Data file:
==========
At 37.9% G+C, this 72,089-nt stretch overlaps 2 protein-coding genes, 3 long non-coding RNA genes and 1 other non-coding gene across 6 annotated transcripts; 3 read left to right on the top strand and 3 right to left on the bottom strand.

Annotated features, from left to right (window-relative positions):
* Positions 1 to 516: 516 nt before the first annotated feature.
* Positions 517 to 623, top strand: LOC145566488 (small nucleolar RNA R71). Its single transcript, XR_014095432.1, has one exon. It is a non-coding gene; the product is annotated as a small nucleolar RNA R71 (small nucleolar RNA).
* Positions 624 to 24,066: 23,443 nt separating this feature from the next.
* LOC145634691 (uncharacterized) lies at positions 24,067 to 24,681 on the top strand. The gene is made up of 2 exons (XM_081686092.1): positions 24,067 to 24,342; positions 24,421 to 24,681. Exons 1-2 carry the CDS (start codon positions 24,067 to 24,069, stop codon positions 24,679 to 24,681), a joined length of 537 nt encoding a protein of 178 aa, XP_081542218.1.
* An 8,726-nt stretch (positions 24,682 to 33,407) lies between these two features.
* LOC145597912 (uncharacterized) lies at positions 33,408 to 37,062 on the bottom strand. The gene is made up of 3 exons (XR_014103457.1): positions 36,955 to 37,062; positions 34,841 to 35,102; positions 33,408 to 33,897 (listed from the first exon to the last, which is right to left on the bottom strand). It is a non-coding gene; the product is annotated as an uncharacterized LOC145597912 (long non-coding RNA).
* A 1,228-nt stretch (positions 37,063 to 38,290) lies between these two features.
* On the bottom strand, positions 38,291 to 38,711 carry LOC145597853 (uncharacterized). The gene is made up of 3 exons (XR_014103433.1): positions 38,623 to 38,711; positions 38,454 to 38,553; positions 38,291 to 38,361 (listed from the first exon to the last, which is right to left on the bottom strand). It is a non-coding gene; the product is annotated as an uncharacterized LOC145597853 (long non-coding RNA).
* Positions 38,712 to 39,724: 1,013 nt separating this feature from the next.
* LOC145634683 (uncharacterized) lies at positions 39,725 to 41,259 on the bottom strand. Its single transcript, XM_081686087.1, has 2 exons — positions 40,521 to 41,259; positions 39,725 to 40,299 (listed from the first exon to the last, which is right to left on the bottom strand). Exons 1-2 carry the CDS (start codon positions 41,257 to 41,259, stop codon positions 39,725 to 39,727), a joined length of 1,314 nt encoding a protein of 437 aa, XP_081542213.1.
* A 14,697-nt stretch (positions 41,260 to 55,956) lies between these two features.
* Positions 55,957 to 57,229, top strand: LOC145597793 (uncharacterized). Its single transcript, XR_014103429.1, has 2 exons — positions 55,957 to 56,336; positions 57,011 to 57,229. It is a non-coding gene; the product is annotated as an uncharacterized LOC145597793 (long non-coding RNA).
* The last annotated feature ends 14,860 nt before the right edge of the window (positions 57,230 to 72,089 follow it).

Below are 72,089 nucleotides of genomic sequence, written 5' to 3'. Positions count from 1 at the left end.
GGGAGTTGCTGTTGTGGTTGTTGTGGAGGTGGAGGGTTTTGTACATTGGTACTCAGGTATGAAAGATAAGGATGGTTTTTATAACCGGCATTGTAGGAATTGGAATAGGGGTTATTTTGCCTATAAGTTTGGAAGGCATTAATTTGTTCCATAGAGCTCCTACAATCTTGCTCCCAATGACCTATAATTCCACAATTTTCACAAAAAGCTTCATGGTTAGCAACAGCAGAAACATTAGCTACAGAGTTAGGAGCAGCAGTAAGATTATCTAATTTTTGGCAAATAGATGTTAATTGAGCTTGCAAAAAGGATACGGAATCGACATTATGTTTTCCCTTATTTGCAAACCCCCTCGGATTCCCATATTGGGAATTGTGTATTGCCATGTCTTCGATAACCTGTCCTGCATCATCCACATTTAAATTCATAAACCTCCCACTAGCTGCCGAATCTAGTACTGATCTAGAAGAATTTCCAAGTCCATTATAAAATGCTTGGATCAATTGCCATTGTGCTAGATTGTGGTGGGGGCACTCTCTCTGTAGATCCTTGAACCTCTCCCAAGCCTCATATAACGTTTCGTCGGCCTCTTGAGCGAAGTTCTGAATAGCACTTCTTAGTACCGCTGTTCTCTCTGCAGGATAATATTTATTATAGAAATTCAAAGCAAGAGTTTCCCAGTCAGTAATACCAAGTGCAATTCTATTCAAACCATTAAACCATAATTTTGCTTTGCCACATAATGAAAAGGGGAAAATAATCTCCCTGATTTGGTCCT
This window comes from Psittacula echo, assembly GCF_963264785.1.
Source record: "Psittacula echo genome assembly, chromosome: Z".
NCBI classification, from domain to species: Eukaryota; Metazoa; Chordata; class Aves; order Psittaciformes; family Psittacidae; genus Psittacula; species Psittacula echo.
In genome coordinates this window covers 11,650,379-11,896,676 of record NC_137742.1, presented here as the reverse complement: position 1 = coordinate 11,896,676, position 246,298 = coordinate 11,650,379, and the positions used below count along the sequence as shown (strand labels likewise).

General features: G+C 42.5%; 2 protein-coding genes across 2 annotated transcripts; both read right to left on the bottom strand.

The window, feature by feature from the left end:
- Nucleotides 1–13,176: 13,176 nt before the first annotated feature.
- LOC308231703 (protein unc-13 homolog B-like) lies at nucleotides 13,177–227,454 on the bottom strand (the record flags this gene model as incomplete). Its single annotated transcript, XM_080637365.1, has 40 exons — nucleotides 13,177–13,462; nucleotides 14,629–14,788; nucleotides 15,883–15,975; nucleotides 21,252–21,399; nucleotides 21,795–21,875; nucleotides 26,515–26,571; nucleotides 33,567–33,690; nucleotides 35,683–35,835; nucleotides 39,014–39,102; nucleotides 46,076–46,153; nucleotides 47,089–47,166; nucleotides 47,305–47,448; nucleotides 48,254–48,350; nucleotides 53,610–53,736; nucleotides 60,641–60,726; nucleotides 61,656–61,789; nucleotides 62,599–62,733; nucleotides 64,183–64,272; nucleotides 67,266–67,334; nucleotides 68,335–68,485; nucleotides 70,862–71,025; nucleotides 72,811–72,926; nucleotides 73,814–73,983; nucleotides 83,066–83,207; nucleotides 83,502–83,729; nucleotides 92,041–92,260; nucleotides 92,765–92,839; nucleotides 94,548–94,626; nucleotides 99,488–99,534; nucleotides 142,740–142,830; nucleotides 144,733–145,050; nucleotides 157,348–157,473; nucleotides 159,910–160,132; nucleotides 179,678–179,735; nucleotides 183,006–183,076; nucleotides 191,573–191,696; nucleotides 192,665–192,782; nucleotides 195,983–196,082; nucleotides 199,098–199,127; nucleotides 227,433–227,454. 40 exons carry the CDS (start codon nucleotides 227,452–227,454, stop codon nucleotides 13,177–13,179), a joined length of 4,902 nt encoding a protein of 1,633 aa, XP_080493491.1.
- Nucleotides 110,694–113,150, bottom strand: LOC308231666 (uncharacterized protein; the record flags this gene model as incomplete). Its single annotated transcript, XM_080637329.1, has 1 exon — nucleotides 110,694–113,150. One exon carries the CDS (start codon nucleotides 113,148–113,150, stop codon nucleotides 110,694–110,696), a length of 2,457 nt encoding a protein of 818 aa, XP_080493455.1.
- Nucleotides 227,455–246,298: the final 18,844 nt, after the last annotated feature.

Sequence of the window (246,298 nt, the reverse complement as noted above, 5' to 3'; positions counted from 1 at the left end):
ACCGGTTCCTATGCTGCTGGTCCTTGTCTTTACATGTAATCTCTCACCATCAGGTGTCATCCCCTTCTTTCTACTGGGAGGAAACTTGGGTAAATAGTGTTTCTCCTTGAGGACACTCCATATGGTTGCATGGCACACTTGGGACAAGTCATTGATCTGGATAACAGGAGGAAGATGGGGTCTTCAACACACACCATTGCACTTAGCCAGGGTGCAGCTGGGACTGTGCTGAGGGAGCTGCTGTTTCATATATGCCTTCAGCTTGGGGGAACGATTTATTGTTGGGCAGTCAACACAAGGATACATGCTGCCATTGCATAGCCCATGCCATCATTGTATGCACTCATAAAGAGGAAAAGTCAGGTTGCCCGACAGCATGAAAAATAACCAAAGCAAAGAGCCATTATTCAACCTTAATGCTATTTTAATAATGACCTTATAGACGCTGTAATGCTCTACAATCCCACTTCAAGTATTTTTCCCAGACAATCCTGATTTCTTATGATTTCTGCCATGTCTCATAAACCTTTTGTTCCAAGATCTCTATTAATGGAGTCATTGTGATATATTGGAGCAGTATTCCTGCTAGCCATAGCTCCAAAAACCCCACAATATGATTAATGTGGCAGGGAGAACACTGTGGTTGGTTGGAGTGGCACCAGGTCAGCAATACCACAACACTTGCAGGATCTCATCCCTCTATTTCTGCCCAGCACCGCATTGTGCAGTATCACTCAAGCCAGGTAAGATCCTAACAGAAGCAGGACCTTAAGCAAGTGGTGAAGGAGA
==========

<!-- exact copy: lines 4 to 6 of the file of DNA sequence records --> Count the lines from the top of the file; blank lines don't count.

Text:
* Positions 517 to 623, top strand: LOC145566488 (small nucleolar RNA R71). Its single transcript, XR_014095432.1, has one exon. It is a non-coding gene; the product is annotated as a small nucleolar RNA R71 (small nucleolar RNA).
* Positions 624 to 24,066: 23,443 nt separating this feature from the next.
* LOC145634691 (uncharacterized) lies at positions 24,067 to 24,681 on the top strand. The gene is made up of 2 exons (XM_081686092.1): positions 24,067 to 24,342; positions 24,421 to 24,681. Exons 1-2 carry the CDS (start codon positions 24,067 to 24,069, stop codon positions 24,679 to 24,681), a joined length of 537 nt encoding a protein of 178 aa, XP_081542218.1.